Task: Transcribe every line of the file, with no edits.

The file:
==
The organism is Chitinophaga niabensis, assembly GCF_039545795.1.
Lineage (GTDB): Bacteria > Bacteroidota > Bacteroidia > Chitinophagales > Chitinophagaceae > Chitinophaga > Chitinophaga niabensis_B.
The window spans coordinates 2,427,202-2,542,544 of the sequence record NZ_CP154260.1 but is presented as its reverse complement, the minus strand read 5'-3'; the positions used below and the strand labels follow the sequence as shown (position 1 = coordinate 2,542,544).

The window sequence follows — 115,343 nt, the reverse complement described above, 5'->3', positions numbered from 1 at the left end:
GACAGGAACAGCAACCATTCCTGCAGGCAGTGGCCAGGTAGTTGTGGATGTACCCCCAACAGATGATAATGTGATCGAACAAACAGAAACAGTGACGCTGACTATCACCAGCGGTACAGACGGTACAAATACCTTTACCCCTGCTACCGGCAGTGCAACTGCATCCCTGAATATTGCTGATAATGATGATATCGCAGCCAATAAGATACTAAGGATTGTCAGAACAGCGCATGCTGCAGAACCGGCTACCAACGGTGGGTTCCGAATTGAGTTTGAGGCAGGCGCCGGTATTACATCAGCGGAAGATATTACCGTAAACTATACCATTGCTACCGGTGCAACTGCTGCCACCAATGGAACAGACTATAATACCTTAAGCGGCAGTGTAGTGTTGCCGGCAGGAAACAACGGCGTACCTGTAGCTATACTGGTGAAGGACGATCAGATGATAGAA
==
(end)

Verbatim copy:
The organism is Chitinophaga niabensis, assembly GCF_039545795.1.
Lineage (GTDB): Bacteria > Bacteroidota > Bacteroidia > Chitinophagales > Chitinophagaceae > Chitinophaga > Chitinophaga niabensis_B.
The window spans coordinates 2,427,202-2,542,544 of the sequence record NZ_CP154260.1 but is presented as its reverse complement, the minus strand read 5'-3'; the positions used below and the strand labels follow the sequence as shown (position 1 = coordinate 2,542,544).

The window sequence follows — 115,343 nt, the reverse complement described above, 5'->3', positions numbered from 1 at the left end:
GACAGGAACAGCAACCATTCCTGCAGGCAGTGGCCAGGTAGTTGTGGATGTACCCCCAACAGATGATAATGTGATCGAACAAACAGAAACAGTGACGCTGACTATCACCAGCGGTACAGACGGTACAAATACCTTTACCCCTGCTACCGGCAGTGCAACTGCATCCCTGAATATTGCTGATAATGATGATATCGCAGCCAATAAGATACTAAGGATTGTCAGAACAGCGCATGCTGCAGAACCGGCTACCAACGGTGGGTTCCGAATTGAGTTTGAGGCAGGCGCCGGTATTACATCAGCGGAAGATATTACCGTAAACTATACCATTGCTACCGGTGCAACTGCTGCCACCAATGGAACAGACTATAATACCTTAAGCGGCAGTGTAGTGTTGCCGGCAGGAAACAACGGCGTACCTGTAGCTATACTGGTGAAGGACGATCAGATGATAGAA